April Durable Goods Bounce On Defense Orders; Machinery Goods Drop Most Since February 2013; CapEx Slides 1.2%

Tyler Durden's picture

Another month, another indication that the spike in "harsh unweathering" took place in the last month of Q1 and momentum slowed down entering the balmy Q2.

Moments ago the Commerce Department released Durable Goods data which came in far stronger than expected, printing at a 0.8% sequential bounce on expectations of a -0.7% drop. However, indicating that there was more than meets the headline was the barely unchanged print in Durable goods Ex Transports, which rose just barely, printing at 0.1%, in line with the 0.0% expected. In other words, the headline spike was entirely due to volatile components and sure enough to the Commerce Dept, the Defense capital orders (perhaps because the world is preparing for war?) soared by 13.1%, the most since December 2012. Helping this was the 70 new airplane orders reported by Boeing, higher than expected but still lower than the 163 bumper orderbook from March. And now the bad news: Machinery orders, that real indicator of core economic activity, bumped by 2.9% - this was the biggest slide since February 2013.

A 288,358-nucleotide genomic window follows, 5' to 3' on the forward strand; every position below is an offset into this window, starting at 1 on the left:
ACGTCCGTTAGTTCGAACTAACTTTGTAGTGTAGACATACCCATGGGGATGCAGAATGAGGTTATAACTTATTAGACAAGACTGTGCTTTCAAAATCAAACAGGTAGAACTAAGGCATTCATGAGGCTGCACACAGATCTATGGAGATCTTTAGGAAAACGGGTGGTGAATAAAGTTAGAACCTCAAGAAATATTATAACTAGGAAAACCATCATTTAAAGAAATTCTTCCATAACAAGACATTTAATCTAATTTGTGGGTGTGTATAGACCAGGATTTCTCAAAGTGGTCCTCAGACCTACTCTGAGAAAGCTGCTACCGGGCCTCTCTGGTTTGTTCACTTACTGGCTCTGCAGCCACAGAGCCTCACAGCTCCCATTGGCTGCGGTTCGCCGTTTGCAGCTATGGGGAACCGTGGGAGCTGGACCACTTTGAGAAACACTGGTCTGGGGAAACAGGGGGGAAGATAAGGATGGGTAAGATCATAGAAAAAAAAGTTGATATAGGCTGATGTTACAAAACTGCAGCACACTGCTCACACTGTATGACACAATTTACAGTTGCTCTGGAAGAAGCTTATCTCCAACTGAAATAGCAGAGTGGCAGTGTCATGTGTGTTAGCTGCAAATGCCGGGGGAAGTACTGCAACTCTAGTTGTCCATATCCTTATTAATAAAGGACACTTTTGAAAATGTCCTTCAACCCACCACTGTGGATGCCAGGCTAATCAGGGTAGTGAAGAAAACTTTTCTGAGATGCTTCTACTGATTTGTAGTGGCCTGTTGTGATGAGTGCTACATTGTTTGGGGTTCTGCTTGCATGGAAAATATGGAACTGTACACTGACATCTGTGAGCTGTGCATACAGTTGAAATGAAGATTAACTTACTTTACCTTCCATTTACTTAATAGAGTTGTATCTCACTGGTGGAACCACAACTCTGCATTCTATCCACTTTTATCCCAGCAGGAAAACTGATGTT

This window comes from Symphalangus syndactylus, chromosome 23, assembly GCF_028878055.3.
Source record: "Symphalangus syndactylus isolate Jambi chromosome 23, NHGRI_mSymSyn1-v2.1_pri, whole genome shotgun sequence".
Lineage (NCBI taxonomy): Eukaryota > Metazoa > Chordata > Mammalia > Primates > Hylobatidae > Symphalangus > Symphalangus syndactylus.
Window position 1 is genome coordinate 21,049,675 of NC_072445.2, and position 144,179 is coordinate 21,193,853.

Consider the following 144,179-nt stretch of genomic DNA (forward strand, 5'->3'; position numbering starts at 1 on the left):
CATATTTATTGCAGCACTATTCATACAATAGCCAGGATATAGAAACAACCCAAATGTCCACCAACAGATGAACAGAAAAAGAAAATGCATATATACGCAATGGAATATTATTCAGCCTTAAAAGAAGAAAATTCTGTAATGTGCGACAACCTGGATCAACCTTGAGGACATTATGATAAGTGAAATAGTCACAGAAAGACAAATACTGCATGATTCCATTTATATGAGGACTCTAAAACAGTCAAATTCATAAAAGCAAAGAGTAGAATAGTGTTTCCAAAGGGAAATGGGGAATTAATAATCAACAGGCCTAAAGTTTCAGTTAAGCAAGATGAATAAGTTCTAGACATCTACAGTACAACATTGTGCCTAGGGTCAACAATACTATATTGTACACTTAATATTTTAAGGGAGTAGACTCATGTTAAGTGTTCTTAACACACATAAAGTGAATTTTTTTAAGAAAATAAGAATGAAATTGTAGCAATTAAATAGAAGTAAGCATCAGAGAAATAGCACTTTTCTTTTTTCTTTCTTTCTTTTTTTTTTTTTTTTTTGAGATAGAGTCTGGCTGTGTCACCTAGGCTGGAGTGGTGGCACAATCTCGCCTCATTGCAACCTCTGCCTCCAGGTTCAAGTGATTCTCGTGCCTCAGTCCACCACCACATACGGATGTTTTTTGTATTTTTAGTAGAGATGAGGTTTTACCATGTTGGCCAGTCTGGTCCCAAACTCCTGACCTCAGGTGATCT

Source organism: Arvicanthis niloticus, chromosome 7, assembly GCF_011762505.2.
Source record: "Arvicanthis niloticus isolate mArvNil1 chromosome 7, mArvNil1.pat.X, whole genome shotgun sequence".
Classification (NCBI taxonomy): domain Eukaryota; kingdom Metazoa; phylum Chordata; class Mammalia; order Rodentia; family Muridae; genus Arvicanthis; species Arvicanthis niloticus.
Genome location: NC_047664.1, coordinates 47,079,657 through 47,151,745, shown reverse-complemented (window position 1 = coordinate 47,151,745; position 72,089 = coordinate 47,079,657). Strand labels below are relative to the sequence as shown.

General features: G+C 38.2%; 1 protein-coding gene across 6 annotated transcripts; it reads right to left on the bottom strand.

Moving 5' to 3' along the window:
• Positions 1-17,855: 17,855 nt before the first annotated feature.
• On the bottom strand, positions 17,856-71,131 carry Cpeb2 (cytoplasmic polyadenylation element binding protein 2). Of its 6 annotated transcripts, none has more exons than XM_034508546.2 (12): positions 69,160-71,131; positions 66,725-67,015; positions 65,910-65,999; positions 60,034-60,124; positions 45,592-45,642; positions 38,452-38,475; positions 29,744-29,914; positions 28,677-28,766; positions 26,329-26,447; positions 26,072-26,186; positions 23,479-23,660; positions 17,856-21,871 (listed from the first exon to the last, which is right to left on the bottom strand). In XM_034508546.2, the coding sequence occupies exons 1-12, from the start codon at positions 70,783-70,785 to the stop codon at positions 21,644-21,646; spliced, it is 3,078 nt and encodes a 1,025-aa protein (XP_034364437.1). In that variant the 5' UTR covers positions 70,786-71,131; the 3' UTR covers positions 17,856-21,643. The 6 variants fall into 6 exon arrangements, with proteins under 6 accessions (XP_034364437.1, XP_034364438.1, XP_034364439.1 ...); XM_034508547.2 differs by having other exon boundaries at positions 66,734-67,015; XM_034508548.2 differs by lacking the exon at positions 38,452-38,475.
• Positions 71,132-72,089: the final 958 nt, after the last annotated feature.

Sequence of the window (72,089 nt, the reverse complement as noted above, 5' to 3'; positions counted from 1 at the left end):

Finally, those looking for a stable core capex rebound will have to wait one more month: after a hefty upward revision to March data, which rose by 2.1% compared to the 1.0% reported previously, April saw a 1.2% drop, well below the -0.3% expected. Then again, less capex is great news for shareholders - it simply means more cash is available for stock buybacks, which as everyone knows is the most bullish available capital allocation option available to CEOs.

The breakdown:

Durable Goods:

 

Durable Goods ex Transports:

 

Capital Goods Orders nondefense ex Aircraft:

 

And Machinery orders monthly change:

Comment viewing options

Select your preferred way to display the comments and click "Save settings" to activate your changes.
JustObserving's picture

Meanwhile bullish news for Apple owners - also bullish for durable goods, bearish for paperweights:

"Multiple iPhone/iPad/Mac users in Australia are reporting their devices being remotely locked and a ransom demand being made to get them unlocked again. However, unlike PC ransomware, the vector of attack here seems to be Apple's iCloud service with the attacker getting to a database of username/password credentials associated with the accounts. It is unclear if the database was one of Apple's or the hacker is simply using the fact that people reuse the same password for multiple accounts and is using data stolen from another source. Apple is yet to respond, but there has already been one report of the issue affecting a user in the UK."